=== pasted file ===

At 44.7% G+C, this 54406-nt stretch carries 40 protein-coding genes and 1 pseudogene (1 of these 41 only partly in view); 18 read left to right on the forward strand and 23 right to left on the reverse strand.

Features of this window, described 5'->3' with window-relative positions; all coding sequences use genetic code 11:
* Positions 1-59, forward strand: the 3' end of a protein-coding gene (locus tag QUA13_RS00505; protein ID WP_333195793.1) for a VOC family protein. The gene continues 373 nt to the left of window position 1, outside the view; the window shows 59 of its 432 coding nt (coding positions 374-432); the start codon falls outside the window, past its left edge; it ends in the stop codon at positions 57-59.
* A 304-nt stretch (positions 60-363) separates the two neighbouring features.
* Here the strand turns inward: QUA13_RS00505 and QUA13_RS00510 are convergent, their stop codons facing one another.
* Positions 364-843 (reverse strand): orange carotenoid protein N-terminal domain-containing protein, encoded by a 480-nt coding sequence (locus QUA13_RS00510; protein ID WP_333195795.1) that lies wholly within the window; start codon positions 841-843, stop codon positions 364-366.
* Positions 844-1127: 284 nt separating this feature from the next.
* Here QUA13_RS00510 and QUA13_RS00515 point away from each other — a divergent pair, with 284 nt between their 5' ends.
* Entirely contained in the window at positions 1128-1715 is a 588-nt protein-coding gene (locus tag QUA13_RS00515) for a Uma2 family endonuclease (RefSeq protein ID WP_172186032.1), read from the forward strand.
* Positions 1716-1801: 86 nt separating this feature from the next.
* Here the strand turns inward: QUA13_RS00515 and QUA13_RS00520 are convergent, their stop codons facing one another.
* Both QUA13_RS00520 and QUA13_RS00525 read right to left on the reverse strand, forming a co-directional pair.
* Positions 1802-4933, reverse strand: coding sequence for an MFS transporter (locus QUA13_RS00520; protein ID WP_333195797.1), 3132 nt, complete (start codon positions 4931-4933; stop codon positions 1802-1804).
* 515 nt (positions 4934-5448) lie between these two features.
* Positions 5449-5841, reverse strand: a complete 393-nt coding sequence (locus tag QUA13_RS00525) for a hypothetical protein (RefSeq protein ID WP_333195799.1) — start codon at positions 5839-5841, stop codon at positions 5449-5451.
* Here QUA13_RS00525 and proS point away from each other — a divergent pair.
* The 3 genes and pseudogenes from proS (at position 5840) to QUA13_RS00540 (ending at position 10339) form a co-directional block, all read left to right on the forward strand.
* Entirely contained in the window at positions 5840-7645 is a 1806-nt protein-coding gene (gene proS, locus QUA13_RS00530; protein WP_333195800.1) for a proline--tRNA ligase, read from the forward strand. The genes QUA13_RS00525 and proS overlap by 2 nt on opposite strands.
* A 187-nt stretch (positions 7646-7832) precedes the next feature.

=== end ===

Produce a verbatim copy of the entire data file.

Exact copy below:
At 44.7% G+C, this 54406-nt stretch carries 40 protein-coding genes and 1 pseudogene (1 of these 41 only partly in view); 18 read left to right on the forward strand and 23 right to left on the reverse strand.

Features of this window, described 5'->3' with window-relative positions; all coding sequences use genetic code 11:
* Positions 1-59, forward strand: the 3' end of a protein-coding gene (locus tag QUA13_RS00505; protein ID WP_333195793.1) for a VOC family protein. The gene continues 373 nt to the left of window position 1, outside the view; the window shows 59 of its 432 coding nt (coding positions 374-432); the start codon falls outside the window, past its left edge; it ends in the stop codon at positions 57-59.
* A 304-nt stretch (positions 60-363) separates the two neighbouring features.
* Here the strand turns inward: QUA13_RS00505 and QUA13_RS00510 are convergent, their stop codons facing one another.
* Positions 364-843 (reverse strand): orange carotenoid protein N-terminal domain-containing protein, encoded by a 480-nt coding sequence (locus QUA13_RS00510; protein ID WP_333195795.1) that lies wholly within the window; start codon positions 841-843, stop codon positions 364-366.
* Positions 844-1127: 284 nt separating this feature from the next.
* Here QUA13_RS00510 and QUA13_RS00515 point away from each other — a divergent pair, with 284 nt between their 5' ends.
* Entirely contained in the window at positions 1128-1715 is a 588-nt protein-coding gene (locus tag QUA13_RS00515) for a Uma2 family endonuclease (RefSeq protein ID WP_172186032.1), read from the forward strand.
* Positions 1716-1801: 86 nt separating this feature from the next.
* Here the strand turns inward: QUA13_RS00515 and QUA13_RS00520 are convergent, their stop codons facing one another.
* Both QUA13_RS00520 and QUA13_RS00525 read right to left on the reverse strand, forming a co-directional pair.
* Positions 1802-4933, reverse strand: coding sequence for an MFS transporter (locus QUA13_RS00520; protein ID WP_333195797.1), 3132 nt, complete (start codon positions 4931-4933; stop codon positions 1802-1804).
* 515 nt (positions 4934-5448) lie between these two features.
* Positions 5449-5841, reverse strand: a complete 393-nt coding sequence (locus tag QUA13_RS00525) for a hypothetical protein (RefSeq protein ID WP_333195799.1) — start codon at positions 5839-5841, stop codon at positions 5449-5451.
* Here QUA13_RS00525 and proS point away from each other — a divergent pair.
* The 3 genes and pseudogenes from proS (at position 5840) to QUA13_RS00540 (ending at position 10339) form a co-directional block, all read left to right on the forward strand.
* Entirely contained in the window at positions 5840-7645 is a 1806-nt protein-coding gene (gene proS, locus QUA13_RS00530; protein WP_333195800.1) for a proline--tRNA ligase, read from the forward strand. The genes QUA13_RS00525 and proS overlap by 2 nt on opposite strands.
* A 187-nt stretch (positions 7646-7832) precedes the next feature.